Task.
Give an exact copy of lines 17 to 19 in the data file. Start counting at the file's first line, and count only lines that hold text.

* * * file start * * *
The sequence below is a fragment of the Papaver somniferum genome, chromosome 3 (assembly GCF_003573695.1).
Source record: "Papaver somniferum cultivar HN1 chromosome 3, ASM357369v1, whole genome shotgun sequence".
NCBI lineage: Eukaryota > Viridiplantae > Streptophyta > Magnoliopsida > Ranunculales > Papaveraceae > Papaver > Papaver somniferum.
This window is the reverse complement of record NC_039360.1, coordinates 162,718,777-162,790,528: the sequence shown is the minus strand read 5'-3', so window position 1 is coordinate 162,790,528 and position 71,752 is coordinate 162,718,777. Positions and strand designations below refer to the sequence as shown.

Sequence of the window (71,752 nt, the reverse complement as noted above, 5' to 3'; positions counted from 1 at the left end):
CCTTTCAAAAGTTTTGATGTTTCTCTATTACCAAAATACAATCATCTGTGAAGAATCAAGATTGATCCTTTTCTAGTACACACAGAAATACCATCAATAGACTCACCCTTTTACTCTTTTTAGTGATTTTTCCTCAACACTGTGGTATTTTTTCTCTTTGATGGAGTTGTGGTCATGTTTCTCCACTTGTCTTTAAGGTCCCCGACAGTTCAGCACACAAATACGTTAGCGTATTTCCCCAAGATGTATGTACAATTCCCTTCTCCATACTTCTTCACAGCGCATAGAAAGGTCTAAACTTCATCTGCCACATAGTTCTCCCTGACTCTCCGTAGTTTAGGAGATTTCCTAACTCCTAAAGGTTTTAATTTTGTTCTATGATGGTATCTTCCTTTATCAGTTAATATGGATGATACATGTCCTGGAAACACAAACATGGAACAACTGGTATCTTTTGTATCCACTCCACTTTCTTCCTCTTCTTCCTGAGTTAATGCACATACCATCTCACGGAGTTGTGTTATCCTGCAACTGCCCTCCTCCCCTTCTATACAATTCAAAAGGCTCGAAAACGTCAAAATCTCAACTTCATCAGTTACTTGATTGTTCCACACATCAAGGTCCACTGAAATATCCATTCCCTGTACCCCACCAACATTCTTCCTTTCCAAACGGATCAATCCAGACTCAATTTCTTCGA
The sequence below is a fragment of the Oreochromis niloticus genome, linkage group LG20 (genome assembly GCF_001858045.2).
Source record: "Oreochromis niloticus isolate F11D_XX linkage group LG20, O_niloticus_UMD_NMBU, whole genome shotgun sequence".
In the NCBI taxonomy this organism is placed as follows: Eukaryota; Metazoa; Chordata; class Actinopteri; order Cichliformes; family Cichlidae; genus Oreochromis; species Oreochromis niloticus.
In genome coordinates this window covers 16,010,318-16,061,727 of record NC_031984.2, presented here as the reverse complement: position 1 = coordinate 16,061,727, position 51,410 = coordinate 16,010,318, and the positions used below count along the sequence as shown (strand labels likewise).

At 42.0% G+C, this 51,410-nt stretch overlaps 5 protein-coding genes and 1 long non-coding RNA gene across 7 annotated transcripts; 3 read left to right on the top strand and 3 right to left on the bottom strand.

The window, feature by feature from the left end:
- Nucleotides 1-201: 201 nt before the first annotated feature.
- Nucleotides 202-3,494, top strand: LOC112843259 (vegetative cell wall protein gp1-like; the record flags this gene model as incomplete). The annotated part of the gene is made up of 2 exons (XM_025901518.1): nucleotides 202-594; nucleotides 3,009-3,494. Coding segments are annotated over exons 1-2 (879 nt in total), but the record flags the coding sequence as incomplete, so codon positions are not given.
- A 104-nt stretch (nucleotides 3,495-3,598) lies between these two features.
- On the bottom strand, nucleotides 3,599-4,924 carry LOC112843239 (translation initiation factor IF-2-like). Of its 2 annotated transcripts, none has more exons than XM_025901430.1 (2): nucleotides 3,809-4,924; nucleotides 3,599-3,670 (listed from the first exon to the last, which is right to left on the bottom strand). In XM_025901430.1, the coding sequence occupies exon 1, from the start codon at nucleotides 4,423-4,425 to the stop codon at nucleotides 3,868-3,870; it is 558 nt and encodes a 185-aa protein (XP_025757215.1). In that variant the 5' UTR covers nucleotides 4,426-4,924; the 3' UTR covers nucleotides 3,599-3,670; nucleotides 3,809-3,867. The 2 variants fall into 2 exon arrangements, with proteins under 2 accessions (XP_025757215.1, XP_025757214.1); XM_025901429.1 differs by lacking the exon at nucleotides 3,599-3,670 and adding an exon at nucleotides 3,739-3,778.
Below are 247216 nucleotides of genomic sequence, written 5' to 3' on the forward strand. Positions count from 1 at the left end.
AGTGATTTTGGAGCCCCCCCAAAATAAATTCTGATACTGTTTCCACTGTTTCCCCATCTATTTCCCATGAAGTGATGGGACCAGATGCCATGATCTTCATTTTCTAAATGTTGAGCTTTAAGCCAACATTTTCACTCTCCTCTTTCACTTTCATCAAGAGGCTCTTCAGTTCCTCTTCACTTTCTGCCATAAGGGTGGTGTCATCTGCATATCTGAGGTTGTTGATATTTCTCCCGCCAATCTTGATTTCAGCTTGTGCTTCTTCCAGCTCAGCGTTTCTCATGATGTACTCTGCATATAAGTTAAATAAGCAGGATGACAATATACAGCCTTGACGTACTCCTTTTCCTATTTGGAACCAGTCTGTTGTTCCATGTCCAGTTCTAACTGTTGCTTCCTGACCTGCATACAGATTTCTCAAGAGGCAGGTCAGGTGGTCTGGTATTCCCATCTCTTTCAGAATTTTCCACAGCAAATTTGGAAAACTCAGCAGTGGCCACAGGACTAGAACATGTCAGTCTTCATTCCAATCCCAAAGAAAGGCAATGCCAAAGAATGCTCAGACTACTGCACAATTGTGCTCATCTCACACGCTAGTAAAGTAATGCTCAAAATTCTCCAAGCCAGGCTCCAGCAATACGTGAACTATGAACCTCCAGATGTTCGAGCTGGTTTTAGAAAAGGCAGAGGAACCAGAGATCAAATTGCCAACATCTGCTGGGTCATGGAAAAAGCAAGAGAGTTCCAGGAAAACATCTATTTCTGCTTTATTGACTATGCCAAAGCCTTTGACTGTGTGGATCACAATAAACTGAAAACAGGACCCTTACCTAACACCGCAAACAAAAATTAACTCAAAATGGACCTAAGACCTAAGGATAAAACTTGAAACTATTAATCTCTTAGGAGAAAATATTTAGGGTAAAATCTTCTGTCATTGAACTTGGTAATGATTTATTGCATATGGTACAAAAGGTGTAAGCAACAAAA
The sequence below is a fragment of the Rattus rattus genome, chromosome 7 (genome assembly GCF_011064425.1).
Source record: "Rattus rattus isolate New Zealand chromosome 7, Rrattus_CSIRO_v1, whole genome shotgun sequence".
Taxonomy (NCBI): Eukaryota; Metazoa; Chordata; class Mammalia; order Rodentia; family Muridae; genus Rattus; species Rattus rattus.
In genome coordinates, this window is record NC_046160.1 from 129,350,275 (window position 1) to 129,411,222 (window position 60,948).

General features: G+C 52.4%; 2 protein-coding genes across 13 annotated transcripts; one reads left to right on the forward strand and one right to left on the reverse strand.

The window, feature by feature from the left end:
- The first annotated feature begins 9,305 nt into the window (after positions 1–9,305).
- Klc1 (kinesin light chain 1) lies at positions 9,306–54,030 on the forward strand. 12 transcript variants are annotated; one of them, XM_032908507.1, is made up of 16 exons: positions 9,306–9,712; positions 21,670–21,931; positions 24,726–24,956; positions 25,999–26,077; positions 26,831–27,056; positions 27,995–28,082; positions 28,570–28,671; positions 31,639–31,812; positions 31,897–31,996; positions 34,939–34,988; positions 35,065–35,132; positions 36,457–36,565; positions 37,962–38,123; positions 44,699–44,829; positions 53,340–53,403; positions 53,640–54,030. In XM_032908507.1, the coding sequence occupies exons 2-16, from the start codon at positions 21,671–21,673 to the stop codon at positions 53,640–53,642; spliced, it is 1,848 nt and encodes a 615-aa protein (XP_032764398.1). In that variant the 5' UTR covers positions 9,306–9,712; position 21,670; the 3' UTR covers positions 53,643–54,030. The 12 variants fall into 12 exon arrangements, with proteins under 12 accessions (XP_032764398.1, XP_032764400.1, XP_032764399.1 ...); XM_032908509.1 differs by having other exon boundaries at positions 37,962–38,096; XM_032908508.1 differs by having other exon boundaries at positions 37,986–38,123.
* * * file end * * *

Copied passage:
Below are 247216 nucleotides of genomic sequence, written 5' to 3' on the forward strand. Positions count from 1 at the left end.
AGTGATTTTGGAGCCCCCCCAAAATAAATTCTGATACTGTTTCCACTGTTTCCCCATCTATTTCCCATGAAGTGATGGGACCAGATGCCATGATCTTCATTTTCTAAATGTTGAGCTTTAAGCCAACATTTTCACTCTCCTCTTTCACTTTCATCAAGAGGCTCTTCAGTTCCTCTTCACTTTCTGCCATAAGGGTGGTGTCATCTGCATATCTGAGGTTGTTGATATTTCTCCCGCCAATCTTGATTTCAGCTTGTGCTTCTTCCAGCTCAGCGTTTCTCATGATGTACTCTGCATATAAGTTAAATAAGCAGGATGACAATATACAGCCTTGACGTACTCCTTTTCCTATTTGGAACCAGTCTGTTGTTCCATGTCCAGTTCTAACTGTTGCTTCCTGACCTGCATACAGATTTCTCAAGAGGCAGGTCAGGTGGTCTGGTATTCCCATCTCTTTCAGAATTTTCCACAGCAAATTTGGAAAACTCAGCAGTGGCCACAGGACTAGAACATGTCAGTCTTCATTCCAATCCCAAAGAAAGGCAATGCCAAAGAATGCTCAGACTACTGCACAATTGTGCTCATCTCACACGCTAGTAAAGTAATGCTCAAAATTCTCCAAGCCAGGCTCCAGCAATACGTGAACTATGAACCTCCAGATGTTCGAGCTGGTTTTAGAAAAGGCAGAGGAACCAGAGATCAAATTGCCAACATCTGCTGGGTCATGGAAAAAGCAAGAGAGTTCCAGGAAAACATCTATTTCTGCTTTATTGACTATGCCAAAGCCTTTGACTGTGTGGATCACAATAAACTGAAAACAGGACCCTTACCTAACACCGCAAACAAAAATTAACTCAAAATGGACCTAAGACCTAAGGATAAAACTTGAAACTATTAATCTCTTAGGAGAAAATATTTAGGGTAAAATCTTCTGTCATTGAACTTGGTAATGATTTATTGCATATGGTACAAAAGGTGTAAGCAACAAAA
The sequence below is a fragment of the Rattus rattus genome, chromosome 7 (genome assembly GCF_011064425.1).